The Marvel Cinematic Universe is, for those not entirely committed to the project, at its best when it delivers films that tweak the dials on the dashboard. This is perhaps the agnostic’s way of saying the most enjoyable ones are the most atypical. The last two Spider-Man adventures were delightful variations on the traditional high-school comedy. Lord knows what genre Thor: Ragnarok fell into, but it was more fun than a whole trainload of partying monkeys.
Arriving a year after its original release date, the already overdue stand-alone project for Scarlett Johansson’s sleek secret agent always promised to find its own path through the mayhem. Natasha Romanoff is, after all, among that semantically insecure class of superhero – Batman being the most prominent – who doesn’t have any superpowers. She is a highly trained fighter. She is handy with a pistol. She lands in a balletic fashion that provides the current project with much scope for self-satire. Might we get something closer to an espionage film than another intergalactic conflagration between irritable demigods?
Yes and no. Mostly set in the period after 2016’s Captain America: Civil War – you surely won’t need to be told why we’ve travelled back for an interquel – Black Widow has as much to do with Natasha’s attempts to address the damaged relationships that formed her arachnoid persona as it does with efforts to save the universe. There are what I take to be knowing nods to Paramount’s competing Mission: Impossible franchise. You couldn’t quite say the fights have the crunch and ache of barroom brawls, but they do, at least, ape the quasi-real dynamics of a Bourne punch-up. And, yes, the film does end with the traditional grandly staged city-shaking chaos. That’s fair enough. Fans deserve their fix of the MCU opiate.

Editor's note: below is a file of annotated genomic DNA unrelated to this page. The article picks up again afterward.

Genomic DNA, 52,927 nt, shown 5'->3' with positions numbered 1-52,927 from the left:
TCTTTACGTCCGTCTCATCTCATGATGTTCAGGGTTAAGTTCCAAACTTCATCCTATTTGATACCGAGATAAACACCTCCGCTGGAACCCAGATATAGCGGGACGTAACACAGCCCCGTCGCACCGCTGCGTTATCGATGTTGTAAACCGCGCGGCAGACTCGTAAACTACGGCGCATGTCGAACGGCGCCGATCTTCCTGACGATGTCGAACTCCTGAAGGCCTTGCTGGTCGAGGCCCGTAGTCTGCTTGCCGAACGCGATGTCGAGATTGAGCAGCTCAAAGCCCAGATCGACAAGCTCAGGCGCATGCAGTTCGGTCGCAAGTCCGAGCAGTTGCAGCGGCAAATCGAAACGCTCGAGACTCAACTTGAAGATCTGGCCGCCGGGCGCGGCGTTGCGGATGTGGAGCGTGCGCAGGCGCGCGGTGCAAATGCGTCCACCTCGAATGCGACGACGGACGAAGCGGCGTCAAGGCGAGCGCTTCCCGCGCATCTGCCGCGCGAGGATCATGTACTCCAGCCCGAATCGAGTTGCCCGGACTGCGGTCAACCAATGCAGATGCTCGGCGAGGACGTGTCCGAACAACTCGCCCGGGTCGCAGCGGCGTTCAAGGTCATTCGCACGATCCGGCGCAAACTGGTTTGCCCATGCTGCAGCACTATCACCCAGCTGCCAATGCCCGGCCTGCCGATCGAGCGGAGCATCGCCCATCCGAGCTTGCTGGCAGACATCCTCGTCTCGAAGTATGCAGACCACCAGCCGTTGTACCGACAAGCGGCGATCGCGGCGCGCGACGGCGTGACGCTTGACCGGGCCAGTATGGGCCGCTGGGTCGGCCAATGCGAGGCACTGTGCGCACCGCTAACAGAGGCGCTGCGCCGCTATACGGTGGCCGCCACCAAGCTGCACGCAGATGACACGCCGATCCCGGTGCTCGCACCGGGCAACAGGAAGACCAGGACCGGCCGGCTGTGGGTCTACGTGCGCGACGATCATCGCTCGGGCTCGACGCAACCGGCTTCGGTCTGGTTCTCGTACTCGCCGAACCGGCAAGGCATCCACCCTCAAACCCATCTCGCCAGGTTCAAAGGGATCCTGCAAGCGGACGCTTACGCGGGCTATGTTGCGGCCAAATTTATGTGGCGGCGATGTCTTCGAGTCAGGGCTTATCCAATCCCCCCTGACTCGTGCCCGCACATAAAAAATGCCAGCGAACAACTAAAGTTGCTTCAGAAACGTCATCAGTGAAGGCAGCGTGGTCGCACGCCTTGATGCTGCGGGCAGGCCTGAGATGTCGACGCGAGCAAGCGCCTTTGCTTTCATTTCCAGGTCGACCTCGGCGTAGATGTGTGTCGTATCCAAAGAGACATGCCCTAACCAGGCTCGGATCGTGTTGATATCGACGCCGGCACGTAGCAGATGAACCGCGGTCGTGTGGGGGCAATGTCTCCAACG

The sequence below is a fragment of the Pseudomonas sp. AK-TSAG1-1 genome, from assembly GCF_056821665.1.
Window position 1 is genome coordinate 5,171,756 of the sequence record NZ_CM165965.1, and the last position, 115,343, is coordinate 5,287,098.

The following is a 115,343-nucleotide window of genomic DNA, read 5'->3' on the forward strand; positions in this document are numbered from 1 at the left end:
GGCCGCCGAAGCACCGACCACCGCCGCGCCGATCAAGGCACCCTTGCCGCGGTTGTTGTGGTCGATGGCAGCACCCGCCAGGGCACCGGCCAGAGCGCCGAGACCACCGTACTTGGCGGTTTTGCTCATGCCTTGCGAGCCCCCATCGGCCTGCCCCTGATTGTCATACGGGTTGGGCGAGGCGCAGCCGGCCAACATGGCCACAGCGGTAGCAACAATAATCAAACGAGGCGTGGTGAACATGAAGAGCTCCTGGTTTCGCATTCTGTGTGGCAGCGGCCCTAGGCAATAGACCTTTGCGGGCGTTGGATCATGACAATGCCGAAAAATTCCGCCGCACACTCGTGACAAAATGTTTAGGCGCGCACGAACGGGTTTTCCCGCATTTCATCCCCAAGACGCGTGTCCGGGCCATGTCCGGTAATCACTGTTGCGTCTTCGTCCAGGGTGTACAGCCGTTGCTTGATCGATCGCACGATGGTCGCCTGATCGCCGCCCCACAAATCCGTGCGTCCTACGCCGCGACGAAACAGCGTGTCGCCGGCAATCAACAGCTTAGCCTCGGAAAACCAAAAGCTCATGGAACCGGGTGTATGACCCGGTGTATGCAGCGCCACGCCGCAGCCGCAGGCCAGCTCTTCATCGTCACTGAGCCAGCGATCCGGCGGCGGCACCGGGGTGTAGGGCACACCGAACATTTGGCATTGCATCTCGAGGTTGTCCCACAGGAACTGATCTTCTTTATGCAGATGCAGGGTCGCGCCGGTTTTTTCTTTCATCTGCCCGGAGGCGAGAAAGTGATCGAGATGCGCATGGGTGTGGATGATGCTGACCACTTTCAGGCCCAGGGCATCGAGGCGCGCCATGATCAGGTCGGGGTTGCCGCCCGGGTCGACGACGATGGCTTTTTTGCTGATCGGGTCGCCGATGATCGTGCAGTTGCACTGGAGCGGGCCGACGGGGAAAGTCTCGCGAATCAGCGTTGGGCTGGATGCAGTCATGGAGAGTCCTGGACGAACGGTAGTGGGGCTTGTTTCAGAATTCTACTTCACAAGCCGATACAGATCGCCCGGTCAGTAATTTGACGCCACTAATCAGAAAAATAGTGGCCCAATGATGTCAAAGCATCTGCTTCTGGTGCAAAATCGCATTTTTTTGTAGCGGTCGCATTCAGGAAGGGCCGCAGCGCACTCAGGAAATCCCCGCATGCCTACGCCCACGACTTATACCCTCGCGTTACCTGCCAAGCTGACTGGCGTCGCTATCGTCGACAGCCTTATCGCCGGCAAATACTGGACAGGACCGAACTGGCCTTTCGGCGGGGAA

The most effective sections of the film, however, concern conflicts between Natasha and her sister figure, Yelena Belova (Florence Pugh). The picture begins in the olden times that were 1995 with the young Natasha (Ever Anderson) living in a sunny rural idyll with Yelena, their robust father, Alexei (David Harbour), and their equally unyielding, humourless mother, Melina (Rachel Weisz). The happy times end with the prospect of a raid, and the family – Russian agents, of course – flies to Cuba and contemplation of a future in the secret world.
There then follows a clatter of temporal and geographical leaps that would defy any attempts at malicious spoilerage. Yelena and Natasha meet up again in Budapest for a bit of an argy-bargy. A puzzlingly dressed meta-agent is on their tail. Along the way we learn something about how the two women were cynically programmed to become the efficient operators we see on screen. Cate Shortland, the Australian director of Somersault and Berlin Syndrome, brings out the best in her four leads with an eventual family reunion that interjects a lot of self-conscious humour into the affair. “Why do you do the fighting poses?” the less flashy Yelena asks Natasha.
A brief shot of Moonraker, the film that announced James Bond’s slide into full-on comedy, offers further confirmation that Shortland doesn’t expect us to take any of this too seriously (though some will). But the actors are sufficiently committed to lend the film a degree of emotional heft. Weisz and Harbour have fun with their gruff stereotypes. Johansson and Pugh offer convincing, almost complementary takes on the two “widows”. The former, in what we must take to be her Marvel swansong, is always the most responsible person in the exploding building. Already established as a wizard with buried irony, Pugh politely steals the film with a witty performance that makes sense of even the silliest moments.
Where next for the MCU? We shan’t say. But a post-credit sequence offers a few enigmatic clues. Only the fully boned-up will know what it means.
In cinemas from July 7th and on Disney+ with Premier Access from July 9th